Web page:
Aspartate Aminotransferase (AST/SGOT)

Aspartate Aminotransferase (AST/SGOT)

CPT Test code: 84450

Specimen: Serum (preferred) or plasma
Volume: 1 mL
Minimum Volume: 0.5 mL
Container: Red-top tube, gel-barrier tube, green-top (heparin) tube, or lavender-top (EDTA) tube
Collection: Separate serum or plasma from cells within 45 minutes of collection.
Storage Instructions: Maintain specimen at room temperature.
Causes for Rejection: Gross hemolysis; improper labeling
Use: A wide range of disease entities alters AST (SGOT), with origin from many organs. When an increased AST is from the liver, it is more likely to relate to disease of the hepatocyte. Other enzymes, including alkaline phosphatase and GT, are more sensitive indicators of biliary obstruction.

Causes of low AST: uremia, vitamin B6 deficiency (this can be corrected), metronidazole, trifluoperazine.

Causes of high AST: chronic alcohol ingestion, not limited to overt chronic alcoholism; cirrhosis. In alcoholic hepatitis, AST values usually are <300 units/L. In hepatitis, look for a high AST:LD (LDH) ratio, >3, and very high AST peaking at 500-3000 units/L in acute viral hepatitis (ie, in clinical acute viral hepatitis the transaminases may be increased 10 times or more above their upper limits of normal). AST increases are found in other types of liver disease, including earlier stages of hemochromatosis; chemical injury (eg, necrosis related to toxins such as carbon tetrachloride). Some instances of cholecystitis cause increased AST.

AST and ALT (SGPT) are increased in Reye syndrome.1,2 In infectious mononucleosis, LD (LDH) is commonly considerably higher than AST. Trauma (including head trauma and including surgery) and other striated muscle diseases, including dystrophy, dermatomyositis, trichinosis, polymyositis, and gangrene cause AST increases. Both AST and ALT elevations are found with Duchenne muscular dystrophy. Look for high CK in myositis, high LD5 (or isomorphic pattern in some instances of polymyositis) on LD isoenzymes.

In myocardial infarction AST peaks about 24 hours after infarct and returns to normal three to seven days later. In acute MI without shock or heart failure, ALT is not apt to increase significantly. AST increases in congestive failure with centrilobular liver congestion, in which high LD5 on LD isoenzymes is found, and in pericarditis, myocarditis, pancreatitis, and other inflammatory states including Legionnaires’ disease. In renal infarction LD is usually high, out of proportion to AST.3 Lung infarction and other disease entities leading to necrosis including large, necrotic tumors cause increased AST; LD is commonly also increased in such instances. Shock (LD also usually increased); hypothyroidism (LD and/or CK not infrequently increased in myxedema); hemolytic anemias (LD high with increased LD1) and certain CNS diseases may increase AST.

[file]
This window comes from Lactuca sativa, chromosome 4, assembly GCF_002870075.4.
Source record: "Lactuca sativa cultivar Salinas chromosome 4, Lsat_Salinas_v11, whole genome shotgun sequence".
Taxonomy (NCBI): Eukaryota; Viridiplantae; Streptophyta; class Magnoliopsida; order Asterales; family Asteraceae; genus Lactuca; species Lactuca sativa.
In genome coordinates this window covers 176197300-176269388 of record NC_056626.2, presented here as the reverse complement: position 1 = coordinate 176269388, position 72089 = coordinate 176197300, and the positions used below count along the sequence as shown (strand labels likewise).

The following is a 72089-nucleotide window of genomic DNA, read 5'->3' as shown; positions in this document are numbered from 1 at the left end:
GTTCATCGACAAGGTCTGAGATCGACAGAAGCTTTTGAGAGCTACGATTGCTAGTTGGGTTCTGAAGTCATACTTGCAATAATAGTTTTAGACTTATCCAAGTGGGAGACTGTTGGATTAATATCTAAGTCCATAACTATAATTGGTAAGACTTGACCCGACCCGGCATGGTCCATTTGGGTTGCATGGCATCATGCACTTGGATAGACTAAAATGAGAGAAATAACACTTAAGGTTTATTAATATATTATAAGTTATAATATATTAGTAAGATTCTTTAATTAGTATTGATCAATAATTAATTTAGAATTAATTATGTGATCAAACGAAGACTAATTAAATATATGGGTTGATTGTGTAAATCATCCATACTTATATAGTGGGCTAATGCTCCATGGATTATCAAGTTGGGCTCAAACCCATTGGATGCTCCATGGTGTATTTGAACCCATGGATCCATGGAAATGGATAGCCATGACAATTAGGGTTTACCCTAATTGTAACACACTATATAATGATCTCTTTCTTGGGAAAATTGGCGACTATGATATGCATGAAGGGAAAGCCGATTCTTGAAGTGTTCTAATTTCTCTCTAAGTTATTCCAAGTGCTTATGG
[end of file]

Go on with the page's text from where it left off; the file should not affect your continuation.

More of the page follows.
Very high AST levels usually are caused by liver disease and/or by shock.

Drugs: A large number of commonly used drugs have been reported to elevate AST: isoniazid, phenothiazines, erythromycin, progesterone, anabolic-androgenic steroids, halothane, methyldopa, opiates, indomethacin, salicylates in children, and other drugs. Hepatotoxicity from drugs may cause high aminotransferase activity with elevation of AST:ALT ratio.4

Acetaminophen hepatotoxicity deserves special mention. In alcoholics, apparently moderate doses of the analgesic have caused severe hepatotoxicity. Doses of 2.6-16.5 g/24 hours are reported with total bilirubin 1.3-23.9 mg/dL, AST 1960-29,700 units/L, and ALT 12,000-12,550 units/L. The characteristic pattern included mild to severe coagulopathy and AST greater than ALT by a considerable margin.5

Macroenzyme causing unexplained increase of AST is described with normal levels of CK and ALT.6

Additional Information: AST has origin from heart, liver, skeletal muscle, kidney, pancreas, spleen, and lung. Very high values, >500 units/L, usually suggest hepatitis or other kinds of hepatocellular necrosis but can also be found with large necrotic tumors, other types of necrosis or extensive hypoxia, congestive failure, and shock. Unexplained AST elevations should first be investigated with ALT and GT. Mitochondrial AST (m-AST) may be useful in the diagnosis of alcoholic liver disease; it is reviewed by Rej.4
Footnotes: 1. Lichtenstein PK, Heubi JE, Daugherty CC, et al, “Grade I Reye’s Syndrome. A Frequent Cause of Vomiting and Liver Dysfunction After Varicella and Upper Respiratory Tract Infection,” N Engl J Med, 1983, 309(3):133-9. PubMed 6866012

2. DeVivo DC, “How Common Is Reye’s Syndrome?” N Engl J Med, 1983, 309(3):179-81. PubMed 6866017

3. Winzelberg GG, Hull JD, Agar JW, et al, “Elevation of Serum Lactate Dehydrogenase Levels in Renal Infarction,” JAMA, 1979, 242(3):268-9. PubMed 448917

4. Rej R, “Aminotransferase in Disease,” Clin Lab Med, 1989, 9(4):667-87. PubMed 2686908

5. Seeff LB, Cuccherini BA, Zimmerman HJ, et al, “Acetaminophen Hepatotoxicity in Alcoholics. A Therapeutic Misadventure,” Ann Intern Med, 1986, 104(3):399-404 (review). PubMed 3511825

6. Litin SC, O’Brien JF, Pruett S, et al, “Macroenzyme as a Cause of Unexplained Elevation of Aspartate Aminotransferase,” Mayo Clin Proc, 1987, 62(8):681-7.PubMed 3600038

References: Tonks DB, “A Study of the Accuracy and Precision of Clinical Chemistry Determinations in 170 Canadian Laboratories,” Clin Chem, 1963, 9:217-63.PubMed 13985504